• Top of the Hochdorf prince's bronze cauldron showing an ornamental lions
    Etymons

    Mead

    Mead is essentially honey wine, made by fermenting watered honey, and sometimes, adding additional flavors like spices or fruit juice. Mead was a fairly popular alcoholic beverage in the European Middle ages, and earlier. Mead residue has been found in vessels in Celtic ritual burials, and even in the tomb of King Midas of Phrygia, c. 740-700 B.C. Mead is so closely associated with the Anglo-Saxon senses of community and conviviality that the central building for community ceremony and conviviality is the mead-hall (Old English meduseld, borrowed by Tolkien as the name of King Théoden’s great hall at Edoras). So important was mead to the Anglo-Saxons that the word mead…

  • Calendar,  Medieval manuscripts

    January from the Hours of Henry VIII

      The calendar page for January from the Hours of Henry VIII (Morgan Library MS. H.8 f.1) features feasting in front of the fire, a typical labor for the month of January as depicted in books of hours. This illustration is an example of the “cutaway” scenes that featured in books of hours, with three panels.[1]See for instance the February calendar image in the Très Riches Heures. On the far left the image shows the outside of the house. It’s clearly a snowy winter day. It’s snowing, and the ample wood pile is partially obscured by the falling snow. The next vignette shows someone bringing in wood, while the central…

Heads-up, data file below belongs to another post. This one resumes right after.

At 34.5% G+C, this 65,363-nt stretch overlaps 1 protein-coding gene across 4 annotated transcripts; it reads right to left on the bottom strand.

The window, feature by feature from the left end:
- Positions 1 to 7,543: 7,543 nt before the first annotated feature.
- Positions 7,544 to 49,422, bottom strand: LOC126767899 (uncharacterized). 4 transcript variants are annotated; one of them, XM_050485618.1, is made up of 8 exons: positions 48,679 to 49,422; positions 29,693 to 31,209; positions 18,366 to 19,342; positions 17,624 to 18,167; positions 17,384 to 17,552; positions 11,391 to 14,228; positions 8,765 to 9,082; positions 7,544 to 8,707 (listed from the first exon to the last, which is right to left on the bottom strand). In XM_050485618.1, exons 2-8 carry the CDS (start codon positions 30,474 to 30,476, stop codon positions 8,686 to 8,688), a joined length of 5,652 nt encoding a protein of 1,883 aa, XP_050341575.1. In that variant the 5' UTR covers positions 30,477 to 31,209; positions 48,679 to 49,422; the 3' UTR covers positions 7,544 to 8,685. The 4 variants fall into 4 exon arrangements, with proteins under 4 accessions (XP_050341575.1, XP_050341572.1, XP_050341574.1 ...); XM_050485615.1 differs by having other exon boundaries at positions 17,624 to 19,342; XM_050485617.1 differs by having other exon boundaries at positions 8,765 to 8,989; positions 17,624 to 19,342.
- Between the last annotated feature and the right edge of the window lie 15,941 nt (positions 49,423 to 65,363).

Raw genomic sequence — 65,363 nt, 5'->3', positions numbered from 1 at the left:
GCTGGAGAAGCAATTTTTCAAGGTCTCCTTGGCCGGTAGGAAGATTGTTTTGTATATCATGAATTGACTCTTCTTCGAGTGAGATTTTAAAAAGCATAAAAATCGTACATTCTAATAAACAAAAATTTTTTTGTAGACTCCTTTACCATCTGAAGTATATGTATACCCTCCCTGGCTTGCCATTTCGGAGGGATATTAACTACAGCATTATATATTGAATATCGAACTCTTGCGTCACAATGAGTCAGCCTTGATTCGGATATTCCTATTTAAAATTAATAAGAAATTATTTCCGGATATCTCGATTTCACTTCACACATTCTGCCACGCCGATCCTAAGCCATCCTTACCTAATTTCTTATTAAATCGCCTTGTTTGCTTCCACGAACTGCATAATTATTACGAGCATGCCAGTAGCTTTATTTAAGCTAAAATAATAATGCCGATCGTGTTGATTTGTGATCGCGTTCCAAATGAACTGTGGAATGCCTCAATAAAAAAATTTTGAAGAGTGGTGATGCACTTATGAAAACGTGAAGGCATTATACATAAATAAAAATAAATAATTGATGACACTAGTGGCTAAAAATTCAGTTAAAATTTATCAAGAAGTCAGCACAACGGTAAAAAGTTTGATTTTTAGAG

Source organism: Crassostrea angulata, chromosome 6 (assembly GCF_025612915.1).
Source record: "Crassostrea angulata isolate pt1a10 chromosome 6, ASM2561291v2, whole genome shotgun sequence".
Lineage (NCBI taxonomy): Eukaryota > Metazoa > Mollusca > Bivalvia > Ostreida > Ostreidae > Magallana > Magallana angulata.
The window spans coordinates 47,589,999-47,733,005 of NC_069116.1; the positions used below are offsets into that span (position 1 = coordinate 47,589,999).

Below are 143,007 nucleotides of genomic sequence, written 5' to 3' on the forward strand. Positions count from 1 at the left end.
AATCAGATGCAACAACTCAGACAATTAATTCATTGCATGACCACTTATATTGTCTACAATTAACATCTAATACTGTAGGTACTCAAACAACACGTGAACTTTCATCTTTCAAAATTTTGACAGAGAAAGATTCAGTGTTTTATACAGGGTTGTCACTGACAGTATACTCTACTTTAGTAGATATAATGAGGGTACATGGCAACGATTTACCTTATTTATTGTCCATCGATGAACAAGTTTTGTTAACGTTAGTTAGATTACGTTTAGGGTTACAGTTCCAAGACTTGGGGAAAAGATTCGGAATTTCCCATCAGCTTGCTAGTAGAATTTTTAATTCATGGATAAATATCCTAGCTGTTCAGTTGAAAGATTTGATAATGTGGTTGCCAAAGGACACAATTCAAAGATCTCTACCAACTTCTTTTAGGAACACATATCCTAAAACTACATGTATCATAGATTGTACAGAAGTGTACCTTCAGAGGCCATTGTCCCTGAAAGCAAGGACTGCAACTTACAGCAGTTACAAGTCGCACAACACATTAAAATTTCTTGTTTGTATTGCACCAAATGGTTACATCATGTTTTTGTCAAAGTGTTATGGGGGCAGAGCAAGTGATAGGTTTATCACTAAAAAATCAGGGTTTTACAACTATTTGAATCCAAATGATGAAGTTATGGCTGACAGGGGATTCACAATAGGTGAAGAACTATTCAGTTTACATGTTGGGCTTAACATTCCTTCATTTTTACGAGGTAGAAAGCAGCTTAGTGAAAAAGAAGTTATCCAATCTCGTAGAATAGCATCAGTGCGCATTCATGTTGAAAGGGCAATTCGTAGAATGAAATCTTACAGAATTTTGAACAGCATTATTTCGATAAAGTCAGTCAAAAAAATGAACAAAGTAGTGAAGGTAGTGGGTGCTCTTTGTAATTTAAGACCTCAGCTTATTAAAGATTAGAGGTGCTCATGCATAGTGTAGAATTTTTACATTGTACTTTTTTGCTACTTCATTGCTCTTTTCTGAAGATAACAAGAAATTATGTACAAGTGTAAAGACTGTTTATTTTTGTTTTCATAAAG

• Archaeology,  Celtic Myth

    Navan Fort as Feasting Site For People From Across Ireland

    A group of researchers led by Richard Madgwick of Cardiff University analyzed pig, sheep, and cattle bones discovered via excavation at Navan Fort in Armagh, Northern Ireland. The analysis included the bones of 35 animals (primarily pig, but also cattle and goat/sheep). After performing multi-isotope analysis on samples of tooth enamel to determine where the animals spent their formative years (water leaves a unique identifiable locality trace in the enamel), the researchers concluded that people brought animals over great distances with the intent of feasting at the Navan Fort ritual complex. This is important since in some cases the animals traveled 100 miles before being consumed at Navan Fort, indicating…

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